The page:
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5 things to watch: Lions vs. Bengals

The Detroit Lions are still looking for that elusive first victory of the season as they host the Cincinnati Bengals today at Ford Field.

Here are five things I'll be looking out for today in this interconference matchup:


In losses to Chicago and Minnesota the last two weeks, the Lions have turned the ball over in plus territory four times. If you add the two failed fourth-and-goal situations in Chicago, that's six opportunities to come away with points deep in opponent territory that Detroit got nothing from. Those are killers in close games.

The Lions have seven giveaways on the season and six takeaways for a minus-one differential. Cincinnati has some big-time weapons on offense and they can score points quick. The Lions can't give away scoring opportunities with turnovers again today.


Cincinnati rookie wide receiver Ja'Marr Chase is off to a stellar start to his NFL career.

He's got 23 catches for 456 yards and five touchdowns through Cincinnati's first five contests. He leads all rookies with five receiving touchdowns and is just the third rookie since 1990 with five-plus receiving touchdowns in a team's first five games of the season. Chase leads the NFL in receptions of 40 or more yards (4), and is tied for seventh in receptions of at least 20 yards (7).

The Lions enter today's contest having allowed a 100-yard receiver in every game this season. Detroit's defense has given up a 40-plus-yard pass in four of its five games this season, and has allowed 22 pass completions of 20-plus yards, which is tied for the fifth most in the NFL.

Bengals quarterback Joe Burrow will take shots, and when he does, Chase is usually the receiver. The Lions will have to have a good plan for Chase today because he can wreck a game if allowed to.


Lions running backs coach and assistant head coach Duce Staley talked this week about wanting more from Detroit's run game. The Lions have done well running the ball through five games. They're averaging better than 100 yards on the ground per contest and averaging 4.3 yards per carry, but Staley made a good point that they haven't been able to use their run game as a weapon in the second half of games because of circumstance.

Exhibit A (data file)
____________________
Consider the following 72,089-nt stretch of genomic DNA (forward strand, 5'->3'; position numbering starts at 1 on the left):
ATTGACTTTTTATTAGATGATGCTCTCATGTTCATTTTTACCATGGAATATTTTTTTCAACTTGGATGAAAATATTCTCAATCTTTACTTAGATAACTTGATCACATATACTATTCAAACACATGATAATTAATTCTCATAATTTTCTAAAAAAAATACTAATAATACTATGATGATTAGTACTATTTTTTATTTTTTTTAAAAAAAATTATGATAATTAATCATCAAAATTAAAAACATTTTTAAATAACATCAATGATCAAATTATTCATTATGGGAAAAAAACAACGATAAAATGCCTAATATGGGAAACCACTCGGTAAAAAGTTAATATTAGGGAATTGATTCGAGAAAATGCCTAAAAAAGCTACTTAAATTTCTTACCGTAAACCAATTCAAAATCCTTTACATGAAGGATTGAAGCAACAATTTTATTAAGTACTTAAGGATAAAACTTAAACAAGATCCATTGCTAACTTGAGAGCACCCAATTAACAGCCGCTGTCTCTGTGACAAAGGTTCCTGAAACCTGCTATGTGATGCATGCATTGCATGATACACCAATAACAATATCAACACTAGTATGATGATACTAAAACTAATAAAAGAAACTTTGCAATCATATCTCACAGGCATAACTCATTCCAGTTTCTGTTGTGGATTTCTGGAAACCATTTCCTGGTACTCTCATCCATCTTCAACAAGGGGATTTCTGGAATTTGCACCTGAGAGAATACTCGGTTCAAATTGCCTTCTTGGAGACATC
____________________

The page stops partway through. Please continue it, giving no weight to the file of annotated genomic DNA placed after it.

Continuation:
Detroit's trailed by double digits in the second half of every game this year. When that happens, it's hurry-up mode for the offense and the passing game becomes featured with the ground game an afterthought. Detroit's been outscored in the first half this season 82-33. Head coach Dan Campbell and co. will be looking for a better start today against the Bengals. Start fast, play with a lead and use the run game in the second half as a weapon. That's a good recipe for success today at Ford Field.


Running back D’Andre Swift leads the Lions in receptions (29) through five games. While that's not entirely surprising, given Swift's ability to make plays in the passing game, the Lions need another weapon or two to emerge.

Rookie wide receiver Amon-Ra St. Brown has provided a spark the last two games with 13 catches for 135 yards, but with no Tyrell Williams (concussion) or Quintez Cephus (collar bone) today, who else will step up?

Campbell said this week getting tight end T.J. Hockenson going again has been a priority. After catching eight passes and a touchdown in each of Detroit's first two contests, Hockenson has just eight combined catches and no touchdowns the last three weeks. He's been battling a knee injury, but he's got to be more productive.

Can KhaDarel Hodge, Kalif Raymond, Trinity Benson or Tom Kennedy take advantage of the opportunity they'll have to make plays today? Detroit's a better offense when they get some balance between the run and the pass with some big plays in the passing game mixed in. That's been lacking of late.


Lions special teams coordinator Dave Fipp joked this week that teams have the 11th worst made field goal percentage against the Lions this season, but nobody would guess that given the way Detroit lost vs. Baltimore and in Minnesota to game-winning 66 and 54-yard field goals, respectively.

Give Detroit a lot of credit for battling back in both contests, but now it's about finishing. Campbell said young teams like the Lions have to learn how to win close games. After two devastating defeats late, you'd like to think this squad has learned something about what it takes to finish and get themselves on the other side of the scoreboard.

If it's close late today, have the Lions learned from the first five contests, and can they be the ones to find a way to make the winning play?

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